Nephrology Workforce in India - A Fellow’s Perspective
Sandeep G Huilgol*
Identifiers and Pagination:Year: 2015
Issue: Suppl 2: M3
First Page: 64
Last Page: 65
Publisher ID: TOUNJ-8-64
Article History:Received Date: 22/1/2015
Revision Received Date: 29/4/2015
Acceptance Date: 29/4/2015
Electronic publication date: 26/6/2015
Collection year: 2015
open-access license: This is an open access article licensed under the terms of the Creative Commons Attribution Non-Commercial License (http://creativecommons.org/licenses/by-nc/3.0/) which permits unrestricted, non-commercial use, distribution and reproduction in any medium, provided the work is properly cited.
The interest in nephrology career has been declined in the west as per the recent data available from national residency match program; in contrast Nephrology continues to attract applicants in India. This short paper describes the features of Nephrology that continue to make it an attractive specialty for physician-trainees in India, and how some of these features can be exported to the United States.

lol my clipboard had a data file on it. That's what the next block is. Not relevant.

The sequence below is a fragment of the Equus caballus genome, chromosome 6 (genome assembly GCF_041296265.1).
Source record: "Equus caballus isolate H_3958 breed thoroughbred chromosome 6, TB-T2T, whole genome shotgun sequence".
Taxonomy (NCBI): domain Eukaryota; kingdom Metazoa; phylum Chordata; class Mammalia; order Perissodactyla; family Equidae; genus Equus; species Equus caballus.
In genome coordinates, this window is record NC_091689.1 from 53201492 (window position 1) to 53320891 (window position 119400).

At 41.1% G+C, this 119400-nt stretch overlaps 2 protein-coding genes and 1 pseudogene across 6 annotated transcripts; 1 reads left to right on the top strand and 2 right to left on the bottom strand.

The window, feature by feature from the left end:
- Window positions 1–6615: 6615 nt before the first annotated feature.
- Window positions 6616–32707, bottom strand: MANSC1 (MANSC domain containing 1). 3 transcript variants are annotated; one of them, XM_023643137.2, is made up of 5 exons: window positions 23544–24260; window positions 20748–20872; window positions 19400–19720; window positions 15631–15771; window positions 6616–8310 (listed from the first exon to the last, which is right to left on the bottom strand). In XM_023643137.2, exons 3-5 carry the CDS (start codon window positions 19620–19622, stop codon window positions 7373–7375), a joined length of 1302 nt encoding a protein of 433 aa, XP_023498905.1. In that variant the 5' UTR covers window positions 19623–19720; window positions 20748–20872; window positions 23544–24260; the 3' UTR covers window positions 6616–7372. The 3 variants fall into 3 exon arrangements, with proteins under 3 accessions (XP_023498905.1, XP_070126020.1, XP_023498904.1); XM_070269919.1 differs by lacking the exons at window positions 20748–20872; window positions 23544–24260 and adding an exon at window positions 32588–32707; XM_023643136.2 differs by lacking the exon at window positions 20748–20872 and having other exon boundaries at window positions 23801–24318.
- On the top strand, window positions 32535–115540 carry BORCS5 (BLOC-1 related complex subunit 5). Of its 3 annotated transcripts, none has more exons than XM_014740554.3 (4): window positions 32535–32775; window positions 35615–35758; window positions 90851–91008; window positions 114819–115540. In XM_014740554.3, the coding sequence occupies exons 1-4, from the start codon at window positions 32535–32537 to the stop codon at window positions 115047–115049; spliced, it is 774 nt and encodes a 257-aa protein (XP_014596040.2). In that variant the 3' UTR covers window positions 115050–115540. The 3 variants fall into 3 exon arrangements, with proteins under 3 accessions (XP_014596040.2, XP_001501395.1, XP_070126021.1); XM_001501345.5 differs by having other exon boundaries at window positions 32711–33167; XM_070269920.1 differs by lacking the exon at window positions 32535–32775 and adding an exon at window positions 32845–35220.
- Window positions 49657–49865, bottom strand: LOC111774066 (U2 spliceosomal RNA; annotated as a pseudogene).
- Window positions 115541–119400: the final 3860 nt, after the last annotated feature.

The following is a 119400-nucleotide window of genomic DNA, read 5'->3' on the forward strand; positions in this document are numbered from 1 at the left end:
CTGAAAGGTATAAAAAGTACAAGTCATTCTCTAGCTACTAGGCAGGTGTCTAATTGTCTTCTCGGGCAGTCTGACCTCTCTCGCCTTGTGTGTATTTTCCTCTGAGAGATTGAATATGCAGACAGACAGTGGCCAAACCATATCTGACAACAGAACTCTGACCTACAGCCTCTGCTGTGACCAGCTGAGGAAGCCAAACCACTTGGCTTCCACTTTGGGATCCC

The interest in nephrology career has been declining in the west as per the recent data available from national residency match program  but in contrast Nephrology continues to attract applicants in India.
The following are the key reasons why Nephrology remains a highly preferred career path for medicine residents in India:
Nephrology is a field of medicine that is not compartmentalized and embodies the knowledge and experience gained during Internal medicine residency. The fellows do not view the 3-year internal medicine training as futile. Moreover, a Nephrology fellow in India is trained in interventional procedures like tunneled catheter insertions, Ultrasound guided renal biopsies and peritoneal dialysis catheter insertions providing timely care and professional satisfaction of treating their patients without dependence on colleagues from radiology or surgery.